What if we practiced a “careful futurism” as we build the sustainable stage upon which the Gateway-TCR stories will be told?
-50 | 0 | +50, our method of careful futurism, compares the change in POV from 1964 to 2014 and then uses it as a governor for predicting what the community will be like in 2064. We are filming stories that take place 50 years in the future, as well as flashbacks to today and 50 years in the past. That means we’ll be looking back as much as we look forward. When we have looked back, we have noticed that many parts of the city in 2014 look similar to the city in 1964. We believe that “visually” much of the city will look similar in 2064. This will force us to choose our scf-fi effects carefully. In 1964 we had already been warned about global warming and the military industrial complex, but we ignored the warnings. And we were about to fall into a 50-year deep sleep that allowed corporate capitalism to destroy all the gains made by unions and the New Deal earlier in the century. In 2011 Occupy Wall Street woke some of us up. In 2014 Ferguson may have jolted more of us out of our sleep. What will it look like when we save the planet from global warming? Dismantle the new gilded age? And save — even expand — our fragile representative democracy? The stories of Gateway-TCR unfold on a stage where that has happened. And, “how we get there” is a major story arc.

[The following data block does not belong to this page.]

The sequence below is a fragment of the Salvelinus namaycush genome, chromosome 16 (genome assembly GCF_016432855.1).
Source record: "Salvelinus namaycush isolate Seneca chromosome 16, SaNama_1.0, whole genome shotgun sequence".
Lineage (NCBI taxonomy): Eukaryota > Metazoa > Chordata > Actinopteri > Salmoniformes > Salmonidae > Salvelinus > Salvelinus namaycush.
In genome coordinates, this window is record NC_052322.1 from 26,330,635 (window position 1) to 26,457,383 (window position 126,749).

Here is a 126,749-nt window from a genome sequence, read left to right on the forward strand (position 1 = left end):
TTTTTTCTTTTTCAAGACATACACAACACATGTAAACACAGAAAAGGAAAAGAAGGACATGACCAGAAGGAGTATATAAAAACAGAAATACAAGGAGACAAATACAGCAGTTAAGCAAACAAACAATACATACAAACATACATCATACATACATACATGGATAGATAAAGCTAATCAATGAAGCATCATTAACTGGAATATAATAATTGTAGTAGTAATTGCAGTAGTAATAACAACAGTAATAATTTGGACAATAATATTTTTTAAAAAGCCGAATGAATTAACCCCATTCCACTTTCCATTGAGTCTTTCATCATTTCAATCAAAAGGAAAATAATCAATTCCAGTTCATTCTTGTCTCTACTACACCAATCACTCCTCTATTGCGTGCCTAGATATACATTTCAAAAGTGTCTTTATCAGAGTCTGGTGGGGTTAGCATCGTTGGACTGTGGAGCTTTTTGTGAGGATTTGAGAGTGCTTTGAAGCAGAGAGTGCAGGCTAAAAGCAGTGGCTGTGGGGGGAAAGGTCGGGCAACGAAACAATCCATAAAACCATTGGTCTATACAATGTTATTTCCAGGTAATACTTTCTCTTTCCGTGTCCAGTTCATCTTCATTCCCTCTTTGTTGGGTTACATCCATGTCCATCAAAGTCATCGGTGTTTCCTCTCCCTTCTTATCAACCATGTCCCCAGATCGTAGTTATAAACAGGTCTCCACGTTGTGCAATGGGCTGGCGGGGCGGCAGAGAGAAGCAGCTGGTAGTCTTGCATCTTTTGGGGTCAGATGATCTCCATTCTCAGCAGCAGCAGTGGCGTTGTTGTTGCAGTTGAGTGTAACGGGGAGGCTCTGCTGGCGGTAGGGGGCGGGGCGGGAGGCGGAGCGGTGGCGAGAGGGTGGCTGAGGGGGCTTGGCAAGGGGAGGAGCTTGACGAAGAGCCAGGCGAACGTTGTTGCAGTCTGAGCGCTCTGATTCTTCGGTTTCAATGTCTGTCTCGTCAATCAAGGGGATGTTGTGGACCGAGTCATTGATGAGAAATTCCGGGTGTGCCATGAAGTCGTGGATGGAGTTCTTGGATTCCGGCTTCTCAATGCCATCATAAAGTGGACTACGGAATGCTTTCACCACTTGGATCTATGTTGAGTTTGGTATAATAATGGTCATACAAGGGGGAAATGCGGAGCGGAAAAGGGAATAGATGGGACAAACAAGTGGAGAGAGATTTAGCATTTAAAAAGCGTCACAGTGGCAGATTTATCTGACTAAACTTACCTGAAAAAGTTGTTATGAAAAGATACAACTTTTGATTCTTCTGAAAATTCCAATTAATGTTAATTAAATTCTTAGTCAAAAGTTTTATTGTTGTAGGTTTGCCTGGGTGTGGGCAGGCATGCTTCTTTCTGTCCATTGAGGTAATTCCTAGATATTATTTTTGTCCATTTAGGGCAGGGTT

How do we train the focus of the lens of our cameras on the future? Obviously, budget will force us to show sparingly pieces of the visual future we imagine. Also, we believe our cameras we will be shooting mostly at human scale in anthropometric dimensions. Our characters will be mostly in walkable urban villages or neighborhoods. Our -50 | 0 | +50 careful futurism predicts that much will look the same in 2064 as it does in today. Just as much of St. Louis – at human scale – looks the same today as it did in 1964. That will leave a lot of city locations for us to use. This careful futurism strategy will keep our creative conceits in check and be an interesting challenge for producers, writers directors and actors.
Yes, we also have a social point of view. That is that systemic change in our economic and political systems are necessary if we are to survive the clear and present dangers of our times — global warming and biosphere destruction; the new gilded age, and the massive inequality of wealth and opportunity it imposes; corporate capitalism and the plutocracy it has created; and the destruction of our delicate representative democracy.
All the world’s a “sustainable” stage. In developing the series concept, we asked: What would it be like to live in a future more like Roddenberry’s Star Trek than Huxley’s Brave New World? What would life be like in a sustainable city? What would it be like to live in a place that practiced good old fashioned conservation of resources and at the same time developed advanced technology to do the same? A place that practiced “New World Business.”
Stories, film and television can help people bridge the gap between what is now and what is possible. Gateway: the City’s Reason envisions a future with mostly positive outcomes – where good old American optimism touches everyone. That’s the stage on which Gateway stories take place. And we think it’s a stage that citizens should see more of today.
A series Bible is a reference document used by writers, directors, producers and actors for information about characters, settings and other elements of the show. In many ways, we are only beginning our research into what a sustainable city will be like in 50 years. Even so, we’ve decided to publish portions of the Gateway-TCR bible in order to share the foundations of Gateway: the City’s Reason with you. We want to describe “the stage” upon which our stories will be told and we welcome your ideas.